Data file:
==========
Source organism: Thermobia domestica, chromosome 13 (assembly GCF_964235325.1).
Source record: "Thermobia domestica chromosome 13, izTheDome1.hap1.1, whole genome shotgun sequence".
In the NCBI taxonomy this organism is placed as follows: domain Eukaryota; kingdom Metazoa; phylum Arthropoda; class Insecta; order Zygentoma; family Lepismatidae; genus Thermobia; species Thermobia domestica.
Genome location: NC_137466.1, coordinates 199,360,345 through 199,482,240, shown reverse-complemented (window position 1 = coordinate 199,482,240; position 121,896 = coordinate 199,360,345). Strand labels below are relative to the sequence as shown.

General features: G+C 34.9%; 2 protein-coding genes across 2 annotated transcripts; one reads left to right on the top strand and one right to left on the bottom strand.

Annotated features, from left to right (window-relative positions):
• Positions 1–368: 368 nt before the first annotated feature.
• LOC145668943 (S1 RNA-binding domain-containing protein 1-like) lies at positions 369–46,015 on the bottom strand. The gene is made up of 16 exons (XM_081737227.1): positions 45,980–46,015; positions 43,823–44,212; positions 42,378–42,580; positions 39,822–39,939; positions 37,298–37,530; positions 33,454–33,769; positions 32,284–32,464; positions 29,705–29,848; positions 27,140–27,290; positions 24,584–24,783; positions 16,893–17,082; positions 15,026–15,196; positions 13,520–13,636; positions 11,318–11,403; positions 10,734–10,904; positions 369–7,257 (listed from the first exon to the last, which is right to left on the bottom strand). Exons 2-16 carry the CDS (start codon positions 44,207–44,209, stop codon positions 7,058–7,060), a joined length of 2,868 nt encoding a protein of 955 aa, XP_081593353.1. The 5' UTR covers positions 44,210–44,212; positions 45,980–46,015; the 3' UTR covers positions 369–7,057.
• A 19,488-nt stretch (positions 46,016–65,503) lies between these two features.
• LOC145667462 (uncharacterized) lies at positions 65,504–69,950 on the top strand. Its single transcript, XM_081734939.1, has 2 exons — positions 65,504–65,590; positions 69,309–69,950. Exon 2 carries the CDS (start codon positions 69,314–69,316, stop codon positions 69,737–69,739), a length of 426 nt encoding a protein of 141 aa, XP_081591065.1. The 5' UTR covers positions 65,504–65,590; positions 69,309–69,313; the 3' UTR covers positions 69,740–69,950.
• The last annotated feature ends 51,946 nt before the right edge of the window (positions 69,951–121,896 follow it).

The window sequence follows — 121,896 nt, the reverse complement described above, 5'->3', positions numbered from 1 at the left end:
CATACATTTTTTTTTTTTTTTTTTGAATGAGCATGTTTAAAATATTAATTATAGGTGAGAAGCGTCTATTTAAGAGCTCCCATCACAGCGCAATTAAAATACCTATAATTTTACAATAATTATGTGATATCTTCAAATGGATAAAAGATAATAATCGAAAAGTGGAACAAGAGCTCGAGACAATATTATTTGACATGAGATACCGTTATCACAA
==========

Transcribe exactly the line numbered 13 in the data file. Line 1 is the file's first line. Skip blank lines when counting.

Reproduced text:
CATACATTTTTTTTTTTTTTTTTTGAATGAGCATGTTTAAAATATTAATTATAGGTGAGAAGCGTCTATTTAAGAGCTCCCATCACAGCGCAATTAAAATACCTATAATTTTACAATAATTATGTGATATCTTCAAATGGATAAAAGATAATAATCGAAAAGTGGAACAAGAGCTCGAGACAATATTATTTGACATGAGATACCGTTATCACAA